But then again, the arrangements at Petersham are always amazing:

As is the food. I had salt cod brandade, which was delicious. The first time I ate in the restaurant, I had wild salmon carpaccio with olive oil, lemon, and pea shoots. So although the menu changes daily, I do feel I can wholeheartedly recommend the fish.

And I'm pretty sure this little guy, whom G found napping in one of the greenhouses, would also enjoy the fish:

27 August 2008

a book and a bun

After lunch, we headed into Abingdon for afternoon tea with Jane Brocket. The event was organized by the bookshop where Ali works, Mostly Books.

Jane spoke about her new book Cherry Cake and Ginger Beer:

She also read passages from her favorite children's books and showed us how to decorate buns with her trademark technicolor icing and jelly beans.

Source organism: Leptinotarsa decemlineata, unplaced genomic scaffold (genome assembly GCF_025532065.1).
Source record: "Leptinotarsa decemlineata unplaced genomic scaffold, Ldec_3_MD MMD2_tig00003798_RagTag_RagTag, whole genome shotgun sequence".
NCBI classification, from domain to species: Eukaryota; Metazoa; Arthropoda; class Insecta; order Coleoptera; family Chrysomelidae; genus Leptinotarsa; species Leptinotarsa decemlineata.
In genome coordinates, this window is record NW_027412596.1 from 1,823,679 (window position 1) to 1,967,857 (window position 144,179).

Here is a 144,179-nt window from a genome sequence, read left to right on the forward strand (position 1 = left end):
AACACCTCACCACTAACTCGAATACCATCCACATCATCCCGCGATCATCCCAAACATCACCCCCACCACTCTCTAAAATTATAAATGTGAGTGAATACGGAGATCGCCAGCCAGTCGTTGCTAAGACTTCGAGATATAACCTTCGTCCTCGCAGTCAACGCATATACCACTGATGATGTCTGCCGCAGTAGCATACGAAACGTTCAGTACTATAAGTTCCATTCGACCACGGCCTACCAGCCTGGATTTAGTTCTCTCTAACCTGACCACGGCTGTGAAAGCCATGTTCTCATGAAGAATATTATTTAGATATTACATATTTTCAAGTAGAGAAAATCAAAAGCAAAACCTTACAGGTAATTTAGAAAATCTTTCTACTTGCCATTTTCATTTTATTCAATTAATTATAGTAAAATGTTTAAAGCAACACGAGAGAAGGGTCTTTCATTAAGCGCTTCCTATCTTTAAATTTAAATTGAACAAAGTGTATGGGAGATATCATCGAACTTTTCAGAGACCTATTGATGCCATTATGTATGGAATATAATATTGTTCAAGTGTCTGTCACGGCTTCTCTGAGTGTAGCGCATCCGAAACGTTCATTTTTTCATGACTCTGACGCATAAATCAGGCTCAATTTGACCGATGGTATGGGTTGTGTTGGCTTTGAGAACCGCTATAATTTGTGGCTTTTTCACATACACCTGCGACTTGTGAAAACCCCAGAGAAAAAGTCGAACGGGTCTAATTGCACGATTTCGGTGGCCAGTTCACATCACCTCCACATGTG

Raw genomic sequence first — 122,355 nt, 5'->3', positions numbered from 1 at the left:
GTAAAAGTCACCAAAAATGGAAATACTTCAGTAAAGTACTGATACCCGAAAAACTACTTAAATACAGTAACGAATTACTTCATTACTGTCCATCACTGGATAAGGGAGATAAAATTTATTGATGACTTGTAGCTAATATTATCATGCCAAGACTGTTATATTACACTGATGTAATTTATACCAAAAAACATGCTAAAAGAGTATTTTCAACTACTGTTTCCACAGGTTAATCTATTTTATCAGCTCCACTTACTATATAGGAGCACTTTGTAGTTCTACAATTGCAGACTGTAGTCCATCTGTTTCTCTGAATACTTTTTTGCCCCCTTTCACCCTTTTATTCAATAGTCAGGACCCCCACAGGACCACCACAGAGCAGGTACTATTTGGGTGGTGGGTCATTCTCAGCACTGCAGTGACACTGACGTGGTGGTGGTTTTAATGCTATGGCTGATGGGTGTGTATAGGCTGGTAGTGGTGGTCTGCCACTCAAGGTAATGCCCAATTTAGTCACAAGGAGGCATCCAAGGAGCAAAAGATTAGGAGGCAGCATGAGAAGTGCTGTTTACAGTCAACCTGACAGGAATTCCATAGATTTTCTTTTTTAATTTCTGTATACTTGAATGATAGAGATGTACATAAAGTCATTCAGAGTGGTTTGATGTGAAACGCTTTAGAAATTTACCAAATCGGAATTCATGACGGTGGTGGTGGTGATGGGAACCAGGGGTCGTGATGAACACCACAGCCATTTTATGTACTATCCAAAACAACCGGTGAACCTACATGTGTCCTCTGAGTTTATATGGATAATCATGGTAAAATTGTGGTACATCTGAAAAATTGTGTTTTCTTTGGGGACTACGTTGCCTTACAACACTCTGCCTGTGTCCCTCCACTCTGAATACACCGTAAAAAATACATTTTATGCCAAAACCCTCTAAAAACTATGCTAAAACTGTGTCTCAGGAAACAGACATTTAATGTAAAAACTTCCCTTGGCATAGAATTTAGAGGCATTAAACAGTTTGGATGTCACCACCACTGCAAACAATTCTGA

I transported my bun home in my new Cup-a-Cake carrier:

The Cup-a-Cake worked brilliantly, and the bun was delicious. I'll definitely be using orange or lemon juice (rather than water) to thin my icing sugar from now on: the tart citrus tempers the sweetness of the sugar perfectly.

And for everyone at the tea who was taken with Jane's gorgeous paste colors, I just unpacked a new shipment of little pots in the shop today--only £2.99 each!

25 August 2008

a natter

This was the scene Saturday morning as we set off for Ali's house: Betty Beetle with a basket of goodies and a book to be signed...

We had the most wonderful lunch with Ali and Andy, Mark and Johnny, Alice, Monica, and the lovely Karen, who I'm sure will have a blog of her own very soon.